Other observations: If, while it was running, all of your lighting was working, that would be a good thing. Aside from the carbs and compression, you're next issue is frame integrity. The frame must be rust free and sound. If it's not, it's now a 'parts bike' unless you willing to do a frame swap. Next, are the water and fuel pumps. Both have weep holes underneath them. If there's evidence of leakage there, you'll be replacing both of them. The fuel pump's easy to replace and not too expensive however, a water pump replacement is truly a beast of a job to perform. On the up side, by the time you're done with it, you'll be well acquainted with your coolant system and will have had the opportunity to replace several critical parts associated with it e.g., radiator cleaning and pressure testing, hoses, thermostat, temp. switches etc. After these items are sorted out, you'll be doing a general inspection of several areas that eventually need attention e.g., head and wheel bearings, ALL of your electrical connections (very important), rear drive shaft coupler inspection and lubrication etc.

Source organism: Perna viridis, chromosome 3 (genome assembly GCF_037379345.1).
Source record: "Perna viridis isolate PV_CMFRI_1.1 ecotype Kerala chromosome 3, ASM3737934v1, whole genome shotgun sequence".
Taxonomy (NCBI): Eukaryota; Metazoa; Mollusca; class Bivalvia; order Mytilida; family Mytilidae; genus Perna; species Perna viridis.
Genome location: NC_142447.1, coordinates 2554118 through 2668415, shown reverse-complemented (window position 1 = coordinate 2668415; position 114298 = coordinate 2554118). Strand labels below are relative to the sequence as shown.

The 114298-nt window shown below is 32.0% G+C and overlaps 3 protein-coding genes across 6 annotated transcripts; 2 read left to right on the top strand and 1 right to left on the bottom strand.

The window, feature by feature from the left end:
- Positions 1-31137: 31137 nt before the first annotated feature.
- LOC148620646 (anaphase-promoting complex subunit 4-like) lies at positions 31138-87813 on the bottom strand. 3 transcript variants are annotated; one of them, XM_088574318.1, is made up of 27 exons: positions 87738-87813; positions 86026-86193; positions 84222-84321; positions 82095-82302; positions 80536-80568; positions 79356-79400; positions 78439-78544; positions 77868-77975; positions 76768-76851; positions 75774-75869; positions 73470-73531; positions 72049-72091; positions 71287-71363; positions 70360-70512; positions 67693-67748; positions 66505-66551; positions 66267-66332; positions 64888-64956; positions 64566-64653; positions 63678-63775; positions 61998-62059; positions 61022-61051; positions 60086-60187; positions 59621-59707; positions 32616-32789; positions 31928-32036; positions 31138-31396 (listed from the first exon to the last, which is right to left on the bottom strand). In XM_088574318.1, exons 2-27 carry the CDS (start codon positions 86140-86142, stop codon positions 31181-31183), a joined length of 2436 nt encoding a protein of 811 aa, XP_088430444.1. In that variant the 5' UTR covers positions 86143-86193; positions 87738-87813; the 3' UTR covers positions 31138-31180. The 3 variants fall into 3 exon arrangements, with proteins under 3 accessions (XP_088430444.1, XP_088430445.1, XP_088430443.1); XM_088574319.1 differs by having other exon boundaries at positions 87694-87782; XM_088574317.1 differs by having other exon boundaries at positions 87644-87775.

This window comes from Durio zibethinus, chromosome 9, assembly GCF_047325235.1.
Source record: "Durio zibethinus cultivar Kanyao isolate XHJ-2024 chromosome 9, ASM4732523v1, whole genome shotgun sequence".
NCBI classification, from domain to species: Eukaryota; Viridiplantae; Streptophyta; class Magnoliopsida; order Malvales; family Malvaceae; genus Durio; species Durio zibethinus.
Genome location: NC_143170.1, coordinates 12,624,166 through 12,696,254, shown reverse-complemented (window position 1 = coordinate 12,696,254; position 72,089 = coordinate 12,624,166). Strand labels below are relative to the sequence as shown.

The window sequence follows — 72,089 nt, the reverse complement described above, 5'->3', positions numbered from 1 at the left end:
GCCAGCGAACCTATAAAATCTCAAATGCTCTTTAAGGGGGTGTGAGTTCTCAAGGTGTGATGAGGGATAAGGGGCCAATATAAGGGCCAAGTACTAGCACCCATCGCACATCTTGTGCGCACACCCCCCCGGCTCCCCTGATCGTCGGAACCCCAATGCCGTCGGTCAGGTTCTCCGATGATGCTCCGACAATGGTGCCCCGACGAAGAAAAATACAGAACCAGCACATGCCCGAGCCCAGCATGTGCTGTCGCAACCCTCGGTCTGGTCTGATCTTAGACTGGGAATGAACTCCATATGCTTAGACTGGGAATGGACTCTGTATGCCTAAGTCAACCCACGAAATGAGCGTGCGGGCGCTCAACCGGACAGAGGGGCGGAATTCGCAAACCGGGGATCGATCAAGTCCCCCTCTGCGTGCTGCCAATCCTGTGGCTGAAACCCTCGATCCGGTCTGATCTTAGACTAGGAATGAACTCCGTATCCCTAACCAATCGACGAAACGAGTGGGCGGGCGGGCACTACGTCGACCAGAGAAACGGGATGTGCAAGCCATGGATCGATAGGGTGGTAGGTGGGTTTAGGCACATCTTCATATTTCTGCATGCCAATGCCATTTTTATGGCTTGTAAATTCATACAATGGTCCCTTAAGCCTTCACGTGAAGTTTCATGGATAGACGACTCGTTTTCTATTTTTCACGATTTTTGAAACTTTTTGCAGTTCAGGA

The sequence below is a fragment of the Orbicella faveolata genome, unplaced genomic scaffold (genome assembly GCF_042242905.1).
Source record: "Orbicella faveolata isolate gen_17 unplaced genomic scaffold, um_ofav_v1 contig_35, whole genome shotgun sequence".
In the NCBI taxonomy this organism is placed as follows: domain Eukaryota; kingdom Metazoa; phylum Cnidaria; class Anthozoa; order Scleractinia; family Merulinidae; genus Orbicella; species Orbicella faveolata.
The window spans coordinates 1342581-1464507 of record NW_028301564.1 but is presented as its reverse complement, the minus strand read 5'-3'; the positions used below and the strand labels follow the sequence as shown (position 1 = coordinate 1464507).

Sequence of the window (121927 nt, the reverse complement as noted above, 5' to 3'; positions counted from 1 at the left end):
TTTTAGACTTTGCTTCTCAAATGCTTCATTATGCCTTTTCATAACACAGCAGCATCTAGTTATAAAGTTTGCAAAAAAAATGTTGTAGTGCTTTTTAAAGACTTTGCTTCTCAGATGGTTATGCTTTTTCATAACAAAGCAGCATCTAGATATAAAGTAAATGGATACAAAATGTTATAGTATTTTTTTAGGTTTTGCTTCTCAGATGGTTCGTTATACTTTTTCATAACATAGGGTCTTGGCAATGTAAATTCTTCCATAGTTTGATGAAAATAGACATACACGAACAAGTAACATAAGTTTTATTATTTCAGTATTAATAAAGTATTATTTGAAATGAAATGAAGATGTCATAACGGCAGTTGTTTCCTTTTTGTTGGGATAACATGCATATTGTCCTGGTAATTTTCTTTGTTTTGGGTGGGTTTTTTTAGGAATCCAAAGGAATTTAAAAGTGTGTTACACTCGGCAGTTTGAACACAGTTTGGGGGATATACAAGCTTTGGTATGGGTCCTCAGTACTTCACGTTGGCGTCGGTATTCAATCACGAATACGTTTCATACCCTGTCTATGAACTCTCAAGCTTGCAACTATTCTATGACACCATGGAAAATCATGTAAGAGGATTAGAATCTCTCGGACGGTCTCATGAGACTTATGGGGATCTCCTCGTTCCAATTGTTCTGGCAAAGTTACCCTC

If you've never had a vintage GL before, I urge you to go here, and read Randakks material on Tech Tips for New Owners. It will get you focused on several issues about these machines.

I know that all of this seems like a lot to digest but, if you tic off each item from the 'show stoppers' and then proceed down the list to the more manageable issues, it's easier than trying to digest it all at once. Once the big stuff is off the plate, you'll be in a much better position to determine if it's a 'keeper' or not.

Good luck with your project and don't be shy about asking a lot of questions. There are a lot of guys on this site with far more experience than I who will be glad to help you.
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Uther9110
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Re: 1979 GL1000 won't run

Postby Uther9110 » Wed Dec 04, 2013 12:41 pm

Upon closer inspection of the areas listed everything looks good, honestly it looks and feels clean, would there be any symptoms if there was low compression? And yes I'd appreciate help in knowing how to test that